The 9 Best Ray Bradbury Quotes

Ray Bradbury was one of the greatest writers of all time. His works include The Martian Chronicles, The October Country, The Illustrated Man, Fahrenheit 451, Something Wicked This Way Comes and Dandelion Wine. A significant influence on horror and science fiction, his works are read around the world.

Ray Bradbury was too poor to afford college, and so instead he spent much of his life in libraries, where he taught himself to write and provided himself with his own education. While not necessarily against education, he was an enthusiastic proponent of the idea that people should go to the library and teach themselves.

Bradbury didn’t believe in sitting around doing nothing. He wrote his own stories every day, read books constantly, wrote letters to fellow writers as well as actors, directors, statesmen and artists around the world. He traveled the globe and was a fierce proponent of literacy, science, and freedom of speech.

Bradbury was a tireless worker. He wrote every day, composing one short story a week for roughly fifty years. His hundreds and hundreds of published stories fill many volumes of books.

Bradbury never cared much for the internet. He was instead a believer in getting out into the world and seeing what was going on. Meet people, talk to them in person, travel, see the glorious things that are there to see.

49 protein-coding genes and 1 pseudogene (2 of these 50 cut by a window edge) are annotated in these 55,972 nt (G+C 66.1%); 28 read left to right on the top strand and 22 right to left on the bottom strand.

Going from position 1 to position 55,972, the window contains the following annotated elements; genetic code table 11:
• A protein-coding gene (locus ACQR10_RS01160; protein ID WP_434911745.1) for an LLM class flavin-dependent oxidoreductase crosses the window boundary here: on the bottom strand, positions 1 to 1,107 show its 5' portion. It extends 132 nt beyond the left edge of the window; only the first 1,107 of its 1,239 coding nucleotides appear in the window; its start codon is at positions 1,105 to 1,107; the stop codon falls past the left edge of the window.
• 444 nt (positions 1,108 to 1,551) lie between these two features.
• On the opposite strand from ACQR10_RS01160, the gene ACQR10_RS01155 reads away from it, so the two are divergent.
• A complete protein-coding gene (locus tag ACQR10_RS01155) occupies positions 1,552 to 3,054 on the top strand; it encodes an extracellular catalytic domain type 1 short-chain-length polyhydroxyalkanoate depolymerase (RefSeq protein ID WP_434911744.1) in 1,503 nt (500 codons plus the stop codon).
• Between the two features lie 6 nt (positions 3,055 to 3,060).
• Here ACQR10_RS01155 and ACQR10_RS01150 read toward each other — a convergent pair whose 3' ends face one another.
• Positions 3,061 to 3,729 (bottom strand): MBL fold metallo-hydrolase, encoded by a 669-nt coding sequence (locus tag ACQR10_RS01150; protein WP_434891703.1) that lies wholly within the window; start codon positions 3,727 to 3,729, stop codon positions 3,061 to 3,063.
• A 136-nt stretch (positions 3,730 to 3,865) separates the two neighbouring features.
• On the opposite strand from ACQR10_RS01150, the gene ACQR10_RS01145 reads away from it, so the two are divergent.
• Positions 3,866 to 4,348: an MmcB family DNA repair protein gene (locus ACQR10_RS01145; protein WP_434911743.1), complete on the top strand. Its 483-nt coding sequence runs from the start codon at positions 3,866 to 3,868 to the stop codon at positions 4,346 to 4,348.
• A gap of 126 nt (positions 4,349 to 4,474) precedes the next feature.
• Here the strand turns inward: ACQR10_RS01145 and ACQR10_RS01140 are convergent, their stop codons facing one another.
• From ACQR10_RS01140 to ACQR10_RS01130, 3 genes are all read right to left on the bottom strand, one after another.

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At the beginning of his career, Bradbury fought not only for publication but to be taken seriously as an artist. He wrote in a time when genre fiction was not considered literary or worthy of serious attention, and he was one of the primary writers who changed that perception. Never one to believe his critics, Bradbury kept writing and following his own path, which led to worldwide fame and success.

Even today Bradbury’s tales of dinosaurs, space men, Mars, and October horrors are dismissed by some critics as only suitable for children. But that is now a minority opinion. We are living in the world Bradbury created: one in which genre fiction is now the dominant art form.

Bradbury’s most famous work, Fahrenheit 451, deals specifically with book burning, but Bradbury was clear throughout his life that the greater danger to society wasn’t people who wanted to burn books but rather people who simply lost interest in reading altogether. His nightmare was a world in which people willingly stop reading.

Bradbury applied this same dictum to his writing. He hated outlines and plotting out stories, instead trusting that his characters would lead him through each story and go where they wanted to go.

At the start of his career, Bradbury redefined the horror genre with his numerous October tales (collected in The October Country). He wrote a single horror novel, the wondrous Something Wicked This Way Comes, and a delightful (if not at all spooky) autumn book called The Halloween Tree. Few writers have had as much impact on the field of horror writing.

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